I got my hands on a fantastic book this weekend:
Cece Bell’s part memoir, part fiction is unlike anything I’ve ever read. Set in the 1970’s, we follow Cece (short for Cecelia) depicted in a graphic novel as an awkward bunny. Strange, but so much awesome. After a bout of meningitis at the age of 4, Cece loses her hearing. She stumbles through elementary school, trying her best to fit into the hearing world. Never short of witty humor (the Helen Keller reference left me in stitches), Bell conveys her perspective smartly and with style.
She ties the book up nicely with an informational segment about deafness. From my classes at the University of Maine, I’m proud to say this part was not completely foreign to me. There are two kinds of “deaf” – your veteran grandfather who lost his hearing in the trenches would be considered deaf. But someone who uses sign language and is part of the culture is considered Deaf; with a capital D. “Wait, there’s a Deaf culture?” Yes, of course there is – you didn’t hear about it?
Not only is this book a great choice for parents (or any adult –offspring not required for book enjoyment), but also for middle readers. Since, technically, that’s whom the audience is intended. While browsing reviews, I came upon this gem:
I really enjoyed this book because it changed the way I look at life. I now understand the hardships that people with disabilities face. Everyone should read this to revisit the concept of respect. Parker, 6th grader in Green, Ohio.
Wow. If only we could all be so open minded and empathetic. Way to go, Parker – I hope others follow your lead, and your heart.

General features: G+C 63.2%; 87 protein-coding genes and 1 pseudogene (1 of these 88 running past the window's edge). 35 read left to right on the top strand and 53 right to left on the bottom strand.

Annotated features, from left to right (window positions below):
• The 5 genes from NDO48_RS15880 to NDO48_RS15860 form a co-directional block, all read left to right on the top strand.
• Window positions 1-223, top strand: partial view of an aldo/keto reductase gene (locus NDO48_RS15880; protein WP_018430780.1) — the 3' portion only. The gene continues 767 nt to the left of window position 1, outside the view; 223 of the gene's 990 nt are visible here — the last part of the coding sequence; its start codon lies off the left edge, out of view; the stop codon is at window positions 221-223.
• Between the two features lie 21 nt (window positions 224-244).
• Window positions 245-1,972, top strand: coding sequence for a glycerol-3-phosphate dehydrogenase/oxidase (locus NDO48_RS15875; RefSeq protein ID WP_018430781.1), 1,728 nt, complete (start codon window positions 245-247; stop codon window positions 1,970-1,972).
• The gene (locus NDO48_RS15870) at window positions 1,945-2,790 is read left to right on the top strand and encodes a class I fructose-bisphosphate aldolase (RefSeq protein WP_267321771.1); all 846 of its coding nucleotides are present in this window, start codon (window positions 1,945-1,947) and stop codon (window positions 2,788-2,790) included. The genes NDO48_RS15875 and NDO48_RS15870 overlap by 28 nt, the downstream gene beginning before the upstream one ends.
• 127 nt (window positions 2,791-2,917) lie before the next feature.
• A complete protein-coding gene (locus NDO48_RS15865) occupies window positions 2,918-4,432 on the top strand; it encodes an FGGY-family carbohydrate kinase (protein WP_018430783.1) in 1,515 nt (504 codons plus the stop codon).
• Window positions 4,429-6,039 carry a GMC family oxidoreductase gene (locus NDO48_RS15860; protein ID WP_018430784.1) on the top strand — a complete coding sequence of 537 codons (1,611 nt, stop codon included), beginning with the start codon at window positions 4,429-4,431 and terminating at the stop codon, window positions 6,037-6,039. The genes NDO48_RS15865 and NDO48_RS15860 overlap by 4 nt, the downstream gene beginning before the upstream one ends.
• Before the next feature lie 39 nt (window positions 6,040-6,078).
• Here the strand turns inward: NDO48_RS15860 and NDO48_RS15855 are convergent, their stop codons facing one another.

4.5/5 Bookmarks **
** Because stars are ubiquitous.
So, looking for other amazing graphic novels for kids? Graphic novels are perfect for reluctant readers. A traditional book can be intimidating for some. Graphic novels are a smart way to bridge the gap between storybooks and chapter books. I sometimes hear from parents: “but that doesn’t count as reading. It’s all pictures”. Well, sure it does. There are words in a logical and [hopefully] intelligent sequence, and the pictures are in comic-strip style to enhance the text. Rather, think of them as “illustrated novels”.
There are many styles, so let’s explore some:
This is a stand-alone graphic novel about the Dust Bowl – the period of severe drought in the plains states in the 1930’s. Despite being an illustrated piece, Brown’s book is considered to be nonfiction (all informational, research-based text).
Graphic novels are commonly a collection of comic books (like the slim paper editions that Sheldon collects in the “Big Bang Theory”).
The Bone series is such an example. Smith developed an iconic group of humorous fantasy characters during Bone’s 13 years of creation.
On a similar plane as Cece Bell’s “middle school awkward” theme, Telgemeier tackles the strangeness of braces. And middle school. And boys. A charming tale (and also part memoir), Telgemeier’s work is sure to make you, well… smile!
Have any great graphic novels that your family has enjoyed? Leave a comment and let me know!